This is a problem I got from illustrative mathematics and it involves constant speed. They learned about constant speed in a previous lesson. I’m bringing it back for 2 reasons. First, it is a review of a concept already learned and second, when the students start working on their road trip I will be having them calculate their speed and how long it will take them to get to their destination.
The students will be looking at scale ratios and reading them to get a better understanding of their meaning. For example: 1:2 means for every 1 unit in the model is 2 units for the actual. Students need to know that in a scale ratio it is always set up model to actual.
This will be quick, but I wanted students to continue using their ratio language and apply it more specifically to scale drawings. I will be having the students write out how they say it in their notes to use as a resource, if needed, later.
In this section, there are several scale drawing problems that the students will be solving. I’m going to ask them if there is a model we can use to show our work? (ratio table). We are going to use the ratio table to help up set up and solve these types of problems (SMP 4)
Students typically struggle with where to put the numbers. As I model the problems, I alwasy write M over A (like a fraction) off to the side. I express to students that this will help them to figure out where the numbers go. Information about the model goes on top and information about the actual goes on the bottom. Labeling is key when using ratios (SMP 6)
The students will be creating their own road trip. They need to stop at 3 different places before their final destination. Additionally, they will be calculating how long it will take them to get to each destination given their travelling speed. Students will get a copy of the US map, scale, ruler, and speeds to each of their locations.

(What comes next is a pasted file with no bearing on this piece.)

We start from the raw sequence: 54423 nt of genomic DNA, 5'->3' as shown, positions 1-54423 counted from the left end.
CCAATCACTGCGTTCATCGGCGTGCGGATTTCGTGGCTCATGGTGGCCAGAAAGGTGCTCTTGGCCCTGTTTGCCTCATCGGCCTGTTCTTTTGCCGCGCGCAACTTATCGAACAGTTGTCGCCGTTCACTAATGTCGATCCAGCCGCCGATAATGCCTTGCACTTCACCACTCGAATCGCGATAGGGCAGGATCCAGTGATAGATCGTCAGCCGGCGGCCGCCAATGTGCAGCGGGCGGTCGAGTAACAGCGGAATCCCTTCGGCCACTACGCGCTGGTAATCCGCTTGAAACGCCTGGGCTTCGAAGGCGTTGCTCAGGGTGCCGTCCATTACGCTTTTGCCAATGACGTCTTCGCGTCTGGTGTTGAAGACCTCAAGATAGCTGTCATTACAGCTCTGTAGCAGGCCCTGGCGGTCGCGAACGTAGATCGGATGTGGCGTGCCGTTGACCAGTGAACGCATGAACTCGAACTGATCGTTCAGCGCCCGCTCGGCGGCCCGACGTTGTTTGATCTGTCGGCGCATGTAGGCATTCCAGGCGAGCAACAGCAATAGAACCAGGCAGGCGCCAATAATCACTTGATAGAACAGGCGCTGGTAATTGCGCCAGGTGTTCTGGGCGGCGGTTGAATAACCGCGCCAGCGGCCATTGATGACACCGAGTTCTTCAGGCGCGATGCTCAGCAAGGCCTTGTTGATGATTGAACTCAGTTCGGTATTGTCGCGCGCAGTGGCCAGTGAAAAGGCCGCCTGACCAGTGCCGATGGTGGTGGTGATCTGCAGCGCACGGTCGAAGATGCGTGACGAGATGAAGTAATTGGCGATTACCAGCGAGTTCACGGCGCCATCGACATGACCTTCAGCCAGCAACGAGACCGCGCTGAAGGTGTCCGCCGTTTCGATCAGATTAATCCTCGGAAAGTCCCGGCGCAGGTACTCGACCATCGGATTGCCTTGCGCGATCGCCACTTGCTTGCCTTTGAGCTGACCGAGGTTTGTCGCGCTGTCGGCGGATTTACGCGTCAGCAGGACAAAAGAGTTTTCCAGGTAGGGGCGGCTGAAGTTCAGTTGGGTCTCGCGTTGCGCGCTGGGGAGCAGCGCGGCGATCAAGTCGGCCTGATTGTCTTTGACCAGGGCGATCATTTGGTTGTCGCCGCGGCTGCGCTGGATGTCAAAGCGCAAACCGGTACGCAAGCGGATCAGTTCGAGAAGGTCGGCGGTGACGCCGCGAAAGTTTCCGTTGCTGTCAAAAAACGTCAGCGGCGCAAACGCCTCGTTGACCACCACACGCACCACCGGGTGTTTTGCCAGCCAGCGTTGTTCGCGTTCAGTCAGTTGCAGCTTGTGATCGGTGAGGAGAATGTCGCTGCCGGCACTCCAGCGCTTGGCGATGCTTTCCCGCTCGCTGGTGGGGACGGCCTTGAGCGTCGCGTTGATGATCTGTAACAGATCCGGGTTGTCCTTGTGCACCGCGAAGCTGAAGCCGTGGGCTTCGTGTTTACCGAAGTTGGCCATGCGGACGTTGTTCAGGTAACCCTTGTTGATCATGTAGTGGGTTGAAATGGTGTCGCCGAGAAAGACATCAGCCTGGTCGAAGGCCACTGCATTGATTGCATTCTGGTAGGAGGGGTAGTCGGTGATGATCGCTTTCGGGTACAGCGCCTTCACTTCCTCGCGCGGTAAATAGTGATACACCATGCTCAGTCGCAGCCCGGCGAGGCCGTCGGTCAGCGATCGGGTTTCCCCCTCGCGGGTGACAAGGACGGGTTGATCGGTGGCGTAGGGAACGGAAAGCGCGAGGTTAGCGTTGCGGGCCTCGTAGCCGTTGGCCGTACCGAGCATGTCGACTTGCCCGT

This project exemplifies MP1 because students will need to find their own entry point and push to find their own solution.
For students that are struggling, they can be given less destinations.
This activity had high student interest. They really enjoyed finding places to go, finding how many miles and finding how long it would take them.
A few pointers for this activity:
1. If using the map I included, use 4cm = 500 miles as the scale. It's too difficult to use exact measurements.
2. Students used ratio table to set up and solve and this worked out beautifully
3. When calculating the time it will take, I let the students use an approximate time. For example, if they were calculating how long it would take to while travelling 55mph, then their miles needed to be less than 55 miles from their actual distance. If they were travelling 60 mph, then they would need to be less than 60 miles from their actual distance.
We had a really great discussion on why this needed to be the way. We talked about the fact that we had the constant speed (unit rate) and it could be used to make our time calculations more precise.
I’m going to have students do a connect 3: Ratios, Constant Speed, Scale Drawings. For each line they need to make a connection and in the middle they need to complete a short summary of these 3 concepts and how they are related.